Professor John Strang
Head of Department
MBBS, FRCPsych, MD
Professor John Strang is one of only six senior addictions researchers outside North America identified by ISI (the Institute for Scientific Analysis) as a “Highly Cited Author” with a rate of citation in the “top one half of one percent of all publishing researchers in the last two decades”. (N.B. Two of the other ‘Highly Cited Authors” are also substantive or emeritus/honorary professors in the Addictions Department – Professor Michael Gossop and Professor Wayne Hall). He has published extensively in the addictions field, with more than 500 publications, and is Head of the Addictions Department.
Professor Strang is Head of the Addictions Department and is also Leader of the Addictions CAG (Clinical Academic Group) of Kings Health Partners AHSC (Academic Health Science Centre). He also has extensive experience as a Lead Clinician in charge of a wide range of treatments in community and residential settings and has been a Consultant Psychiatrist in addictions treatment for over 30 years.
Professor Strang also provides the overall leadership for the Addictions CAG (Clinical Academic Group) within King's Health Partners, and forms one of the core areas of the Academic Health Science Centre (AHSC). This brings together university partners King's College London with the NHS from South London and Maudsley NHS Foundation Trust, King's College Hospital, and Guy's and St Thomas's. The Addictions CAG, along with other mental health CAGs, is distinctive within King’s Health Partners for crossing the divide between physical and mental health.
The Addictions Department itself is hugely productive. The highly influential report by RAND Europe rates Substance Abuse Research at the National Addiction Centre as leading the field in UK Universities. Through its analyses of the share of Highly Cited Publications over a 10-year period (2002-2011) by subject and university, RAND Europe scores our Addictions (Substance Abuse) publications as leading the field at 13%, with all other institutions except two scoring under 5%.
Professor Strang has chaired and/or served on key committees or guidelines groups for the Department of Health, for NICE (the National Institute of Health and Clinical Excellence) and for the World Health Organisation (WHO). This provides opportunity to bring relevant evidence from new scientific studies and systematic reviews to the policy-making work of these committees.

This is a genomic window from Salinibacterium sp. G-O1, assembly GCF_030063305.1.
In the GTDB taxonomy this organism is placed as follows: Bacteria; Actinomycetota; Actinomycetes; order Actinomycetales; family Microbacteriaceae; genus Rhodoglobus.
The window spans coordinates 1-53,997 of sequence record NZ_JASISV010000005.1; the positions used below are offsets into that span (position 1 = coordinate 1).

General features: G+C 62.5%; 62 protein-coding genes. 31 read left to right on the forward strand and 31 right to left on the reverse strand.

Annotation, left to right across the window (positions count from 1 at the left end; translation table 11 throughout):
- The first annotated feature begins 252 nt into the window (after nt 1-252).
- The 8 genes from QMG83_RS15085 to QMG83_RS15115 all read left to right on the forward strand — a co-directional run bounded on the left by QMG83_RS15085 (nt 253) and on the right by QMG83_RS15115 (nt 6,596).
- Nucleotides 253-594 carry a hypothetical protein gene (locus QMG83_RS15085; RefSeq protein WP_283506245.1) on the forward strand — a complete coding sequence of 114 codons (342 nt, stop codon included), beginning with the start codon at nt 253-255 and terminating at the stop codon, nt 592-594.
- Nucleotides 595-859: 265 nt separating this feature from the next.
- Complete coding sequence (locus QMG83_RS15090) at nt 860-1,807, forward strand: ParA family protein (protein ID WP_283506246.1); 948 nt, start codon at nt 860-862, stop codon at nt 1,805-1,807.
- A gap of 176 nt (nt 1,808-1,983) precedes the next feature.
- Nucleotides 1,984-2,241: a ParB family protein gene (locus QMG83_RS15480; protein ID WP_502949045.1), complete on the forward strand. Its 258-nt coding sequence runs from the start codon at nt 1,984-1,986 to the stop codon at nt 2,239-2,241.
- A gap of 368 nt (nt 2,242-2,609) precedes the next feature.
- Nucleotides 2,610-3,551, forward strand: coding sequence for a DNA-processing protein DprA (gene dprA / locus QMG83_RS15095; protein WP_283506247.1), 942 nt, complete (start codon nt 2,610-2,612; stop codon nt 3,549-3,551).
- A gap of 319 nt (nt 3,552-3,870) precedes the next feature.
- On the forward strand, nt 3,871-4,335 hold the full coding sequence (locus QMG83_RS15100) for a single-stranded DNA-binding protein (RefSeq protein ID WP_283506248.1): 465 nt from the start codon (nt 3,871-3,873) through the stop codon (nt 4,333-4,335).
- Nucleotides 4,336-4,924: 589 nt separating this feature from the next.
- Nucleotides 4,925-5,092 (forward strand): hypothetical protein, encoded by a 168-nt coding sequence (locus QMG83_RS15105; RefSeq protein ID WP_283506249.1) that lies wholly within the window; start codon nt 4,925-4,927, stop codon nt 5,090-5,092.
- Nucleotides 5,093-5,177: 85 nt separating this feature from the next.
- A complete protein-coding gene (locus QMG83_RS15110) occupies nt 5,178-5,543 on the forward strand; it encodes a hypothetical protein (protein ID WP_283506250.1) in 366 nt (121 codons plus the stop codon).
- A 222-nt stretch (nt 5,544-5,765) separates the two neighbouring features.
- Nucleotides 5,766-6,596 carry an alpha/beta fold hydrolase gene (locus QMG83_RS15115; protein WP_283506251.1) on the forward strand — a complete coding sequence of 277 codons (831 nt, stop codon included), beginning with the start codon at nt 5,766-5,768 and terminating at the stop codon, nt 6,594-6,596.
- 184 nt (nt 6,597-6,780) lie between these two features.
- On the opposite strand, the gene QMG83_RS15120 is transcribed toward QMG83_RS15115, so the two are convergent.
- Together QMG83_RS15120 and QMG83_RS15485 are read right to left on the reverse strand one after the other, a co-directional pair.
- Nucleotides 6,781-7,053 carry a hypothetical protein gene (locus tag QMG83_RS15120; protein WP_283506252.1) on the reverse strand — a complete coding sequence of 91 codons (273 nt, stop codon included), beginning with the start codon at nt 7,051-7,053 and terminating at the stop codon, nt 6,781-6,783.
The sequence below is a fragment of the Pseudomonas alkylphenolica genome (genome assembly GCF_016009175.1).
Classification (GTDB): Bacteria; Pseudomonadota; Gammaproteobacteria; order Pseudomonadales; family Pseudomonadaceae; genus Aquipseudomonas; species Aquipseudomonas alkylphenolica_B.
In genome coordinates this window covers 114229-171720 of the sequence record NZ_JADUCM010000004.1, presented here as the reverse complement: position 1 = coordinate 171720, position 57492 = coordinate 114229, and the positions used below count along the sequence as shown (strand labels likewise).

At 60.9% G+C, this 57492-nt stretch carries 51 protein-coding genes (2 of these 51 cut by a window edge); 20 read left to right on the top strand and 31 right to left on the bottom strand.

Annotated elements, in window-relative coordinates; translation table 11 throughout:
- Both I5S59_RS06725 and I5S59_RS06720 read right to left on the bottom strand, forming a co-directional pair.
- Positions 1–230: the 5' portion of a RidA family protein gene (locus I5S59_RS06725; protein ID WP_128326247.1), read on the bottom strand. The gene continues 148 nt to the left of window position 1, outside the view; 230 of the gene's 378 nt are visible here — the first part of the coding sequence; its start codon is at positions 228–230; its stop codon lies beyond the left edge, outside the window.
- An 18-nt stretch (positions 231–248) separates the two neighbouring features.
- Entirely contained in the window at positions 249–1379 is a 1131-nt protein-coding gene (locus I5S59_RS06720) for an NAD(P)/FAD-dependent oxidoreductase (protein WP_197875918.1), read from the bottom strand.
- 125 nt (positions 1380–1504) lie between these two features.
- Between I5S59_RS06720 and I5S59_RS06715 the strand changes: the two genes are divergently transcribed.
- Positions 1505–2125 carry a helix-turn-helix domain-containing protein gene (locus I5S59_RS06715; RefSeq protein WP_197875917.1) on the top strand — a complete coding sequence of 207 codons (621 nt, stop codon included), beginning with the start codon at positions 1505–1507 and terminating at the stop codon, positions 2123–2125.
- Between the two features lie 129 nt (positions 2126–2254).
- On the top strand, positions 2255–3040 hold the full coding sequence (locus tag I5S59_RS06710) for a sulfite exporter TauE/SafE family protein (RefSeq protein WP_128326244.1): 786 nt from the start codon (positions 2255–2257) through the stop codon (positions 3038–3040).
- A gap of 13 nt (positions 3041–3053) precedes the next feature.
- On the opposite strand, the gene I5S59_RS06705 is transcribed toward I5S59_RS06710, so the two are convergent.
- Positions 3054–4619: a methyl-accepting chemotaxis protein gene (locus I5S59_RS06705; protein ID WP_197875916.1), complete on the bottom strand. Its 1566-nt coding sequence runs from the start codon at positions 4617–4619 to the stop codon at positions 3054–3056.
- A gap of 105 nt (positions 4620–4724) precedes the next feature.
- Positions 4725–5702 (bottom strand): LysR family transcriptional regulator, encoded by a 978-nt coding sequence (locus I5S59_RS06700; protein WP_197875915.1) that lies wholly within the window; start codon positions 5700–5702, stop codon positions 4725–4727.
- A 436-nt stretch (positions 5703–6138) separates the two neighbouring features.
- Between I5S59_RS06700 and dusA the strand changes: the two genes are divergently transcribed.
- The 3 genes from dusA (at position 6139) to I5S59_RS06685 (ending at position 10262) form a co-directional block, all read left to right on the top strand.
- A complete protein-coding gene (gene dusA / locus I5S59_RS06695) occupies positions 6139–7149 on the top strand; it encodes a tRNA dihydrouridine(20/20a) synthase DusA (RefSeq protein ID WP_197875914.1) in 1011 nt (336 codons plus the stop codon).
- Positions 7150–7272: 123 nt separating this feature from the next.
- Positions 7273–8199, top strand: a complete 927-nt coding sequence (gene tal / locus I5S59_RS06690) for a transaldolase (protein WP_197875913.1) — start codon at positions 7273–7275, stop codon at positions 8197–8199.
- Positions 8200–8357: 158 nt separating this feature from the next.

Professor Strang trained as a medical doctor (MBBS) and then specialised in psychiatry – first at Guy’s and then at the Maudsley. He has worked in the addictions field since the mid-1970s. He became a consultant addictions psychiatrist in Manchester in 1982, and since 1986, at the Maudsley in London. In 1995, he completed his thesis-based Higher Degree (MD) at the University of London.
Current research interests include: new analyses of impact of public policy; potential approaches involving family members and take-home emergency naloxone to prevent heroin-overdose deaths; incentive-based interventions to improve treatment effectiveness in reducing drug use and associated harms; clinical trials of potential new pharmacotherapies and behavioural and psychological therapies in the addictions field; investigations of supervised injecting clinics for managing entrenched heroin addicts who cannot otherwise be engaged in treatment.
Professor Strang has published over 500 papers and chapters in the addictions field, and has co-authored or co-edited about a dozen books or key reports including: -
Miller, Miller & Strang (2010) Addiction Research Methods. Oxford: Wiley-Blackwell.
Babor et al (2010) Drug Policy and the Public Good. Oxford: Oxford University Press.
Strang et al (2012) New heroin-assisted treatment: recent evidence and current practices of supervised injectable heroin treatment in Europe and beyond. EMCDDA, Lisbon.
For a full publications listing, visit www.highlycited.com or http://www.researchgate.net/profile/John_Strang2/?ev=hdr_xprf or http://scholar.google.co.uk/citations?user=XSWTXJAAAAAJ&hl=en
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